Monday, November 6th 2017
This week I read a few chapters from a handful of books surrounding the topics of simulated behavior and procedural content:
My research opened up some interesting areas for further study. Procedural Content Generation in Games in particular was full of an extensive range of algorithms (in English or pseudocode) for producing virtual worlds, from fractal and noise-based landscapes to decision-tree driven dungeons.
The Magic Machine's Dinner Table and Protozoan simulations both dealt with agents moving around a virtual space, in two very different ways. Both may seem like naive algorithms compared to even what we have baked into Unity itself in 2017, but I felt like understanding these underlying principles would help greatly in the coming weeks.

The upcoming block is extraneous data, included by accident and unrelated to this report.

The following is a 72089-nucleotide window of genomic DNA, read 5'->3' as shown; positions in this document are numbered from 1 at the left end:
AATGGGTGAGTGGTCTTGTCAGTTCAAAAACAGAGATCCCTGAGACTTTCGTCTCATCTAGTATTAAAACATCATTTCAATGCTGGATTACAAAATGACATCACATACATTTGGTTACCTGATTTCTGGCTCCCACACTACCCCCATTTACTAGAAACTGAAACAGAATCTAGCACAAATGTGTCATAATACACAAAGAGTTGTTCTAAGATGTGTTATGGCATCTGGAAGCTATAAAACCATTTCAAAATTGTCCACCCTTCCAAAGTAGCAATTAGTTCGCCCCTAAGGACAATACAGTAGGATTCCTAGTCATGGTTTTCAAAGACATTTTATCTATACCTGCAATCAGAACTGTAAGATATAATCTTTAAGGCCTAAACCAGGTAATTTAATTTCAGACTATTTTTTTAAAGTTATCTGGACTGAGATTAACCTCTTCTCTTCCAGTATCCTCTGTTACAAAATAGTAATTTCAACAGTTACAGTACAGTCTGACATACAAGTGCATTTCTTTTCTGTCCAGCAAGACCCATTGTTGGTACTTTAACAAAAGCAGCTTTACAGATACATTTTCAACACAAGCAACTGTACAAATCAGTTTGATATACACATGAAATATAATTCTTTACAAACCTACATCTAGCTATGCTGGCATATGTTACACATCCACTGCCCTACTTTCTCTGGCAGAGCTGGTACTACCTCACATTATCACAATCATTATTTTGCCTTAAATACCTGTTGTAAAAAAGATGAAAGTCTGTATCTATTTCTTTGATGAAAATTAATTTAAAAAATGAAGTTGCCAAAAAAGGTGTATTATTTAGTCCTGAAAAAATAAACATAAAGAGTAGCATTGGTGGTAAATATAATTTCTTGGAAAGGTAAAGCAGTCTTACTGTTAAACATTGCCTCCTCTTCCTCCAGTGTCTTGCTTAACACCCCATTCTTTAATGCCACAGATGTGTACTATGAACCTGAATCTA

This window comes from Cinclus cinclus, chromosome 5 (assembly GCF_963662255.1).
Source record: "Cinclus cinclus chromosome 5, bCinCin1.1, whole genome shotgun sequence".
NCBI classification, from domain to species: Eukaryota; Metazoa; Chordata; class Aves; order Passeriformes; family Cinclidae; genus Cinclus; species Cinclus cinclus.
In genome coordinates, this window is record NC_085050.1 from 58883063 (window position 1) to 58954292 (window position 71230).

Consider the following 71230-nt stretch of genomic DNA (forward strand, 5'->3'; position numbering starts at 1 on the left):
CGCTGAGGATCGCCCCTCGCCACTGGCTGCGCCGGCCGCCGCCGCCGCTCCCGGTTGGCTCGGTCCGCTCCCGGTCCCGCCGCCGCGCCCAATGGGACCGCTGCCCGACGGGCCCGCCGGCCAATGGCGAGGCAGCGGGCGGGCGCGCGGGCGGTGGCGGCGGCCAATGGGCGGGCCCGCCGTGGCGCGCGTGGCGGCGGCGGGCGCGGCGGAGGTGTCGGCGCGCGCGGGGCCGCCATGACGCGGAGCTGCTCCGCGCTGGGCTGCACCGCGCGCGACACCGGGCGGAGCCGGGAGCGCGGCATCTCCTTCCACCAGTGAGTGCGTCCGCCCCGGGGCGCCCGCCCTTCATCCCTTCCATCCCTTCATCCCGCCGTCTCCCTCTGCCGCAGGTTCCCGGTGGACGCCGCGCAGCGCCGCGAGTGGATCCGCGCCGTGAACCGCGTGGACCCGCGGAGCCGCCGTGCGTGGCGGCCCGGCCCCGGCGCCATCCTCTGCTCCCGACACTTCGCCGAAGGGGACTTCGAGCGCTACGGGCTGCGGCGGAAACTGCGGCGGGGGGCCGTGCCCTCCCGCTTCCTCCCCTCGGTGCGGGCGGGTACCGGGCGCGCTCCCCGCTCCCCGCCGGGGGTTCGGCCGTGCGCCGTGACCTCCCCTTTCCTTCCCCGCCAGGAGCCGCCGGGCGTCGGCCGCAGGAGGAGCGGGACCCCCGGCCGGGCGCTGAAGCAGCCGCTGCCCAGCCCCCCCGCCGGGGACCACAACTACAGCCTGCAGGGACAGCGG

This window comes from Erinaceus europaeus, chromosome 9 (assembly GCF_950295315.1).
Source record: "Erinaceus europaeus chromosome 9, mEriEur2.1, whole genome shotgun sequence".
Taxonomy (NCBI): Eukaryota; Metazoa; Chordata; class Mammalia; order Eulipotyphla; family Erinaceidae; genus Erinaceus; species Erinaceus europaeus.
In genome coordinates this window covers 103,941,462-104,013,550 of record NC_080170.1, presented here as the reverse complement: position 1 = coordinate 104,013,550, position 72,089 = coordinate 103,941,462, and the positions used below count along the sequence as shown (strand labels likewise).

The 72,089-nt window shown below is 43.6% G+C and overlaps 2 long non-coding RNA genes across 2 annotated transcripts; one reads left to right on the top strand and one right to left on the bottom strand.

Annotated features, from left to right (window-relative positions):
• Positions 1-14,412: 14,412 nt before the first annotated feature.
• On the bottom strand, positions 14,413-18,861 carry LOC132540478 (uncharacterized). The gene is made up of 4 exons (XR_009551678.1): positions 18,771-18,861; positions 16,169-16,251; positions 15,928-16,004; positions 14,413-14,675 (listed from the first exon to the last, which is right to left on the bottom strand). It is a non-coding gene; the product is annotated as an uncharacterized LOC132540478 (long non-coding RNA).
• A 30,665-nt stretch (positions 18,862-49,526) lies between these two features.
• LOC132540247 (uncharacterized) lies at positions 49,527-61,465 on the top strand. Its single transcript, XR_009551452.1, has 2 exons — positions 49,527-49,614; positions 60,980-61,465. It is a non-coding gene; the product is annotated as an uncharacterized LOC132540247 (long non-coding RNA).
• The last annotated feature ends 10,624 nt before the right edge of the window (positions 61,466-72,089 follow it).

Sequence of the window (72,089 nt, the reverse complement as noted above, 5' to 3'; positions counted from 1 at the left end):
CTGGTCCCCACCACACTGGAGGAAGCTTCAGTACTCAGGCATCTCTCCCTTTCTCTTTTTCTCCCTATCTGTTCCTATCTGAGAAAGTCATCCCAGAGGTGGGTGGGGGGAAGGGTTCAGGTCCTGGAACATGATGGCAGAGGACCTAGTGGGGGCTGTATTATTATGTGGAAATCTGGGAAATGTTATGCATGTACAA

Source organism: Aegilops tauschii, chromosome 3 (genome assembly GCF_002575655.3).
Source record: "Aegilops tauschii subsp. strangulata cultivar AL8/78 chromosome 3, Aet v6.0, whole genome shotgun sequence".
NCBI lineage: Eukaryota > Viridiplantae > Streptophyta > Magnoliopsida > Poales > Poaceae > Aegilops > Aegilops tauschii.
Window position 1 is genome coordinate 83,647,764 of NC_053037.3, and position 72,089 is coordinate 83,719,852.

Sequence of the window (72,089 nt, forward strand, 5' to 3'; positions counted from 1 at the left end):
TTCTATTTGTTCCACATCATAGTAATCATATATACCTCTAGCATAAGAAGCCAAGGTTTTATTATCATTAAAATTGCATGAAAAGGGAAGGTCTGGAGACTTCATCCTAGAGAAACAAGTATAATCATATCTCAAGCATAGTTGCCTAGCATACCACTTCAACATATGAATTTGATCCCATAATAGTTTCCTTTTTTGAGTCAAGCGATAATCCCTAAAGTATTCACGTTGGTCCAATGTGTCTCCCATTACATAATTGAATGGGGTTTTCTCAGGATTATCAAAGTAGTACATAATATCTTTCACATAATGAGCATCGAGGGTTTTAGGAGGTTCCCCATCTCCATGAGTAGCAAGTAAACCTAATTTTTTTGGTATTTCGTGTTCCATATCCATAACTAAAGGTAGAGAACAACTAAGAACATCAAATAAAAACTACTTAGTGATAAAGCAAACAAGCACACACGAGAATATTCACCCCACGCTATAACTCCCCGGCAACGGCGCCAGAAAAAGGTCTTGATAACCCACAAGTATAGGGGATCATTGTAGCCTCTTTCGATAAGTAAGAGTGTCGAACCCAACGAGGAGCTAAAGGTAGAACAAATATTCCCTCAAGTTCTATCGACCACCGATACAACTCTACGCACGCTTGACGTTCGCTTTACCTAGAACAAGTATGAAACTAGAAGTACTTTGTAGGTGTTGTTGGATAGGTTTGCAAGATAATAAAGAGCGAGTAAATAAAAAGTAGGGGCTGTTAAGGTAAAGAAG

For this project I intend to create a series of small studies in scripting languages in order to gain a greater understanding of the underlying algorithms behind simulated behaviors in games.
I started by replicating Dewdney's Dinner Table simulation in Python (example of my Guest class below):
This was an interesting and surprisingly complex project for being so reduced in scope. All the entities in my party head for and eventually find a stable point in which their point of least unhappiness and current location are the same. So somewhere, there's a bug. I also effectively had to invert all of Dewdney's code, because instead of using objects with an x and y position, dewdney had x and y arrays of guest positions.
I finished up my project proposal. The process of this greatly helped me to refine and reframe my project. Many thanks to my father, Terry Koch, who used his long experience in journalism to help me focus and polish my ideas and structure.
Moving forwrard, my studies will include Utility AI and Palmiter's Protozoa, as well as further research into Unity's NavMesh and new machine learning framework.